The dirty secret of Britain's economic miracle is that our productivity per hour is 20% lower than in France and Germany, and 30% below the US rate. Since we work more hours in a year than the French and Germans, we end up with a similar GDP per head; but the Americans work longer than we do, as well as more effectively, so they are richer, on average.
If we better understood the reasons for these differences and correct our inefficiency we could clock off an hour earlier each day. So the LSE's Centre for Economic Performance has been working with McKinsey to find the answers.
Some of the initial hypotheses, such as our poor investment record and lower skill levels, explain only a small part of the difference. Recent work has focused on management. Is it true that British firms are less well managed? Are we a nation of David Brents?
In manufacturing, which lends itself better to this type of analysis, the answer is yes. British management practices - training, work organisation, performance measurement and management, incentive structures, communication etc - seem markedly inferior. They explain a lot of the productivity shortfall against the US in particular. Manufacturing plants owned and run here by foreign firms are just as good as in their home countries, so it's not the workers' fault.
Why is manufacturing management weaker here? It's not obvious, but one suggestive fact is that, in British business schools, not a single manufacturer appears in the top 10 favoured employers. In the US, three out of 10 are in manufacturing; in Germany six out of 10. So are all our top managers in retail, or finance? We now plan to find out, with a similar survey in other sectors of the economy. We'll find some good British managers somewhere, if it kills us.
One element of the American management mix that we are now importing in large quantities is ... snake oil.
You know what I mean: those motivational gurus in the evangelist tradition, who offer an afternoon session in the Albert Hall that will change your life, at the derisory price of £1,395 per person (plus VAT).
So I was thrilled to encounter an Englishman, Chris John Jackson, selling a domestic version of the product to US audiences in New York. 'Jackson's Way' is the latest surefire route to personal and business success. The essence of the message is simple: most people and things in life are entirely pointless. Only a very few are pointful. Retain that insight, and you've got it made.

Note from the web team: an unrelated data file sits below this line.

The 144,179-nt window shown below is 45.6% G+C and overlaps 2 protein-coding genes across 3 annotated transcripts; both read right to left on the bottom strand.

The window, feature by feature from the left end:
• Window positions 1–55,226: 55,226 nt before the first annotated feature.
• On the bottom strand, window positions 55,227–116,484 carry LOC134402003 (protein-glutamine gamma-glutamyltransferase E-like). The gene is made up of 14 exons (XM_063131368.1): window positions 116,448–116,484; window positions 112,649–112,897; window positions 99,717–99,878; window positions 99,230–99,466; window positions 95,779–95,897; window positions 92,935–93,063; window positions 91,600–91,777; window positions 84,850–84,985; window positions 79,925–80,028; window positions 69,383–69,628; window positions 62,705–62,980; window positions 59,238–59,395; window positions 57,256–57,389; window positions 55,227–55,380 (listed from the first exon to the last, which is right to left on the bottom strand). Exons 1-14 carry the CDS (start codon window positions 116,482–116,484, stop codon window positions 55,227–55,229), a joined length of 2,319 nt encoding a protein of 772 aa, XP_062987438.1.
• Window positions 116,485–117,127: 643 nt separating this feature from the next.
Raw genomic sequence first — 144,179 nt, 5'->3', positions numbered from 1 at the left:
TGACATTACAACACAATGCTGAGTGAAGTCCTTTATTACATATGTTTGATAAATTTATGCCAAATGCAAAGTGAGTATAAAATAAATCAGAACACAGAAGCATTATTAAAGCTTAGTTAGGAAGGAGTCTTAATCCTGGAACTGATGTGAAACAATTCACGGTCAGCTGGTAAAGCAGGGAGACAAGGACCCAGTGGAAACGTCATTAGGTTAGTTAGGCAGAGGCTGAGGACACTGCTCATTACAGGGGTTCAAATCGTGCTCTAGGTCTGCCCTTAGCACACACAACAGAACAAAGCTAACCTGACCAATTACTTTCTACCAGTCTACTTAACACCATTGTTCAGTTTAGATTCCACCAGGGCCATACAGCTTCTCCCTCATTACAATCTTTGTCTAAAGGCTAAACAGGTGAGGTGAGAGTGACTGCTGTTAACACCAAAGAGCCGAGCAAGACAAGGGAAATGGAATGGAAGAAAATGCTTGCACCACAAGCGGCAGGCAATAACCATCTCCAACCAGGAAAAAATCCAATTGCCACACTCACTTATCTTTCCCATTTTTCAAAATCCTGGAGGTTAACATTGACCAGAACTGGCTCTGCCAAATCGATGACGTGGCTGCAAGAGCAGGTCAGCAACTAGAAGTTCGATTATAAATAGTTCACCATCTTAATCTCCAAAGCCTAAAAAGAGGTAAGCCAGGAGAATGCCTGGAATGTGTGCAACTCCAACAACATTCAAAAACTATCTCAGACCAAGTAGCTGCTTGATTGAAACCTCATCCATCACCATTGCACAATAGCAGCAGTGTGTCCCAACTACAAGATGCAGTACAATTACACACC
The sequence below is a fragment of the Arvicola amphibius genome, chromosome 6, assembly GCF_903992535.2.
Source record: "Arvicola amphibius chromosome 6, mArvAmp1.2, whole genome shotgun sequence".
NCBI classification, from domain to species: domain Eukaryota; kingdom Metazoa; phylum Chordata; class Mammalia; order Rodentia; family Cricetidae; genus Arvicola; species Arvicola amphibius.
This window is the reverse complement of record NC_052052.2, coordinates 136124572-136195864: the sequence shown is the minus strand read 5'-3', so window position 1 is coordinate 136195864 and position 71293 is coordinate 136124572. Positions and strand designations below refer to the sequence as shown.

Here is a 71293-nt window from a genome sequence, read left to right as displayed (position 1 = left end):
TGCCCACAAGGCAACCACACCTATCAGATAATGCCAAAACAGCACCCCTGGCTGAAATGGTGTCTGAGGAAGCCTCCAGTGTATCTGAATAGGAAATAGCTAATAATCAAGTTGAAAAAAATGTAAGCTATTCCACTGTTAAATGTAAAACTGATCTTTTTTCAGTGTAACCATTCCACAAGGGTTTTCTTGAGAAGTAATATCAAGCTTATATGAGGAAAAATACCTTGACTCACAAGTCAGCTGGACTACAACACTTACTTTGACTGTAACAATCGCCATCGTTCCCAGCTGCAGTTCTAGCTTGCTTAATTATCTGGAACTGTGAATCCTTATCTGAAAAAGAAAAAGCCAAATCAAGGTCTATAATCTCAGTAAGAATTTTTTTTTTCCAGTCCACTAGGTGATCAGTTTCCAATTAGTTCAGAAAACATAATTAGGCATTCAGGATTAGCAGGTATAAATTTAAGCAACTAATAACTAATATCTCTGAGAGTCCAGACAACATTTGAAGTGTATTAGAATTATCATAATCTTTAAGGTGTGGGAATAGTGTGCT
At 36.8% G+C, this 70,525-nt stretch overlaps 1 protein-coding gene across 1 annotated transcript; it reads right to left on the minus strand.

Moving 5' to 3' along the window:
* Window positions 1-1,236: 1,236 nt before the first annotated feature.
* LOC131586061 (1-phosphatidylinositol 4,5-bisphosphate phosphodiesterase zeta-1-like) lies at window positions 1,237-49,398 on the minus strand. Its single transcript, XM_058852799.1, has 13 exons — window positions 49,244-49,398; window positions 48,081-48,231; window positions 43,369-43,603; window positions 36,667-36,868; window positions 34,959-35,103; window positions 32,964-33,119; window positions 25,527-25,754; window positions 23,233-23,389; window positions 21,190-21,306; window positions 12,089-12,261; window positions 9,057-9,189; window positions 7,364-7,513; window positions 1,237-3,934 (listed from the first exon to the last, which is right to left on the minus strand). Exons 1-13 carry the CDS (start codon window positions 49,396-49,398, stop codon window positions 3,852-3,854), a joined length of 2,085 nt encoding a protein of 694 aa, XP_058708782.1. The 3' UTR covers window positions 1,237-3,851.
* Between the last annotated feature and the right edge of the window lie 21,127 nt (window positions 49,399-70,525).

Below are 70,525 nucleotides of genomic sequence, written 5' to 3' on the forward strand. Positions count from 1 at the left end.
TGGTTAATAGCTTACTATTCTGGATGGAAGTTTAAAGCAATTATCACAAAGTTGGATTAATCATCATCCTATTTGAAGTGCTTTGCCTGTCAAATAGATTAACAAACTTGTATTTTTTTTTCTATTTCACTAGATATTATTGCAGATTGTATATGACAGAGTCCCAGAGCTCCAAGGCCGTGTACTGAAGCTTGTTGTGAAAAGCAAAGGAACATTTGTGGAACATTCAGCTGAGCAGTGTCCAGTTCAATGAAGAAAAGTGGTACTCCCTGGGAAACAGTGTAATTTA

The audience on East 59th Street took a little while to clock that Jackson was not quite as he seemed. He won last year's Perrier award for stand-up comedy at the Edinburgh Festival. But they caught on eventually, and were as convulsed as I was by his slide show and key 'takeaways'. If Jackson comes to a training centre near you, do not miss him. He could change your life.
Talk of pointless ideas brings the Government's ID cards Bill forcibly to mind. The apparent public popularity of the idea may not survive the scrutiny it will now get in Parliament, especially in the Lords. While the civil liberties arguments will get a good airing, cost is likely to be the hottest button. When you hear that the plan is for a centrally run, government-maintained database with 60 million files, the words billions and overrun leap on to the page.
I suppose even the Home Office can see that this is their Achilles heel, which must be why they reacted so sharply to a major study by a large group of academics, co-ordinated by the LSE, which put the likely cost per card at more than twice Charles Clarke's estimate. Indeed, the researchers were accused of producing figures that were 'mad', of fabricating evidence, and of political bias: and all that before the report was even published.
It bodes ill when the Government is not prepared to listen to reasoned argument even at the start of the process.
They are clearly running scared, in spite of their whipped majority.
Those who call this Labour's plastic poll tax may be on to something.
Talking of man-made disasters, the Lions' performance in Wellington, which I had the misfortune to witness, was right up there. A lifetime supporting Manchester City has taken me to many character-building sporting events, but this was special.
The whole city was taken over for the day by 20,000 Lions followers, every one in a replica top: our numbers awesome, our singing superb, our Steinlager capacity world-class, our hard-currency spending power enough to boost New Zealand's annual consumer spending figures measurably. We had the master of spin, too, in Alastair Campbell, and the world's prime motivational coach in Clive Woodward, the Chris John Jackson of the rugby world and indeed of £100-a-head sportsman's dinners from the Grosvenor House to the Inn on the Park. Just one thing was missing - a team able to handle that funny-shaped ball without dropping it whenever invited to do so by the Men in Black.
After the game, we moped around town, ending up in The Backbencher, a political pub opposite Parliament. When I tell you that we cheered a Gallic try in the Australia/France game shown later you will get an idea of the mood of despair. It's probably just as well that Campbell did not show up to tell us just why we had really won. He just might have been invited to go back home to sell the plastic poll tax.
- Howard Davies is the director of the London School of Economics.